You certainly don't need to speak Spanish to feel the raised hairs on your neck as you watch this moving video, edited by Argentine blogger Malearg, which recounts the progress and achievements made by women across the globe.
Erwin of The Latin Americanist points out that this year has brought to the region a “growth of female employment, but also a lack of quality jobs for women, and the prevalence of racial and gender discrimination.” He also notes the rise of female heads of state throughout the Americas including Michelle Bachelet in Chile, Portia Simpson-Miller in Jamaica, and front-runner Lourdes Flores in Peru's upcoming elections.
Victor Ruiz, writing from Spain, used the occasion to look through various blog rankings and mention the most-linked-to weblogs (ES) written in Spanish by women. According to Alianzo, six of the top 100 blogs are written by women. When rating by feed traffic, two women bloggers fall into the top 40. In the top 100 weblogs of Atalaya 2005, ten are written by women. Ruiz concludes his post with a rallying call to all female bloggers that they change the disproportionate number of highly ranked blogs by men in the Spanish-speaking blogosphere.
A Flickr group, 8 de Marzo Día de la Mujer / 8th March Women's Day commemorates the day with creative images, mostly from around Latin America and Spain.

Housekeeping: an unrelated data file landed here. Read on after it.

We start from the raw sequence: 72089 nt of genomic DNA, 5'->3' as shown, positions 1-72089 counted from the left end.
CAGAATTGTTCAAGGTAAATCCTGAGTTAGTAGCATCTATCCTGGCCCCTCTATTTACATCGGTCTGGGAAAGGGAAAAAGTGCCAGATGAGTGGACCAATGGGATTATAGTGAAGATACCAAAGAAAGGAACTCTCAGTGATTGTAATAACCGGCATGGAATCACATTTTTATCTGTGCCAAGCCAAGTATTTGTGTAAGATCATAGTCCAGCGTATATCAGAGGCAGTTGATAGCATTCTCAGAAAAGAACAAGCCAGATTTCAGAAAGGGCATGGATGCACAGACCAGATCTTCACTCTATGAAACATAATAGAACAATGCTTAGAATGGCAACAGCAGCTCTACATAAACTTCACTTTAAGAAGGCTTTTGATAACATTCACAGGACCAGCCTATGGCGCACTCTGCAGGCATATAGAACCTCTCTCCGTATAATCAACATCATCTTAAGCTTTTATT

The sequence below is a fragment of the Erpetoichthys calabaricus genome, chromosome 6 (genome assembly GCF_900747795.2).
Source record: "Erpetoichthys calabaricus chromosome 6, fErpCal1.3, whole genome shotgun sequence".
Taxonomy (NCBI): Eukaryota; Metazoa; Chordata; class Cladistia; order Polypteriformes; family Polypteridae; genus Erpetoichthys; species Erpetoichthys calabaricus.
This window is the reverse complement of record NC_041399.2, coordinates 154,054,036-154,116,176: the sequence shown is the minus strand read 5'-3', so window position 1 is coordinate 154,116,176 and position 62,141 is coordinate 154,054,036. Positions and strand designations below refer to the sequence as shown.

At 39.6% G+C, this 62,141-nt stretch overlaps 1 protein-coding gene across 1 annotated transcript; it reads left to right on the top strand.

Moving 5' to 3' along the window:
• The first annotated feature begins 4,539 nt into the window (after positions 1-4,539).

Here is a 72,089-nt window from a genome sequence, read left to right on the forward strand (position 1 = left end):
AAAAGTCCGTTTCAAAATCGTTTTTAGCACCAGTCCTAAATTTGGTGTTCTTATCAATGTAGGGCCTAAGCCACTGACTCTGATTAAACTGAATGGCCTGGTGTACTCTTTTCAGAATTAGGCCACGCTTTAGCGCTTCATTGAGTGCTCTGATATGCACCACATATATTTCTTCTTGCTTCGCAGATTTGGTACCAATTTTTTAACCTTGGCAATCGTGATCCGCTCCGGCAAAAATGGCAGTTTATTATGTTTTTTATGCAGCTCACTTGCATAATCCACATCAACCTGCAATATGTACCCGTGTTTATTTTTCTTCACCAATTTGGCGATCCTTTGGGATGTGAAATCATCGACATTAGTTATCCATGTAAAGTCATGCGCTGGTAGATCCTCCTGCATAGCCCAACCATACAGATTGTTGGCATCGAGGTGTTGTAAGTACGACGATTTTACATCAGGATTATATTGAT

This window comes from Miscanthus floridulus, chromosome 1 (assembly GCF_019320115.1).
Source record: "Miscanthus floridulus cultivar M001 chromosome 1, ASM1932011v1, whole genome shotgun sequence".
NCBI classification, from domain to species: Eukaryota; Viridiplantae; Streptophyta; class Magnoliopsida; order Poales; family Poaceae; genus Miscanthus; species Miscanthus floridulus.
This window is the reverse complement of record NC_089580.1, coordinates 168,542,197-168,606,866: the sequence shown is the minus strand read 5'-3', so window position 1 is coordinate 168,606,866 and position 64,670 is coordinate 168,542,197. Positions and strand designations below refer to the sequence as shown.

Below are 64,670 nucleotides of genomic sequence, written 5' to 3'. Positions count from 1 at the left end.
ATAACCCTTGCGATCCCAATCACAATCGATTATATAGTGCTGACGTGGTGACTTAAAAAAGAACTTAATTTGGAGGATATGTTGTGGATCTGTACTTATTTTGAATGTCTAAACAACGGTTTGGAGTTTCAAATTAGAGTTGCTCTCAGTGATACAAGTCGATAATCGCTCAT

Chilean blogger, Roberto Arancibia, never short on charm nor prose, says:
Day of the Woman. Even though every day is theirs. When I caught on that they are in charge of everything, from then on I've been happy. Seriously. That's the order of the universe. No need to fight against the current. That's just how it goes.
Some time ago I wrote the same thing here and I continue to feel that way. Although, in reality, now I believe it even more. I continue to think it's useless to try and understand their secret languages, their moments of silence, their desire to talk. They are accomplices in solidarity with each other, but enemies when they feel threatened. Bodies and souls. Judgement and seduction. Minds and heart. Mysteries of the woman, mysteries of the world. 100 lives I have lived loving them yet still I do not understand. And so, a very happy day. To all. To each I owe something.
Maria Pastora – also from Santiago, Chile – shares her thoughts about the day and why there is not a male equivalent.
More than once, some guy has asked me why he doesn't have his own “International Day.” According to them, it's unjust that they are not celebrated. To commemorate a day for our feminine gender has its background which – more than historic – is “vindicative.” [“reinvindicatorio” in Spanish]. “To reclaim/restore something which is rightfully theirs” is the first definition by the Real Academia Española of the term “to vindicate. And defined so, with permission of the guys and without encouraging argument, it's a day that corresponds to us.
… since the beginning, men have been celebrated day after day in public as leaders and recognizable figures. Let us celebrate the International Day of Women, the silent work of women behind the scenes, where they receive no applause and from where today we are beginning to understand just how much they deserve this deed.
And finally, the ladies behind TecnoCHICA introduce (ES) a new project that originated in various online conversations over Gtalk. BlogsMujer.com is a Spanish-language directory and community of female bloggers much akin to BlogHer. Appropriately enough, the first post wishes a happy International Women's Day to all. The first BlogsMujer.com blogger of the week is Patricia Villanueva from Mexico City.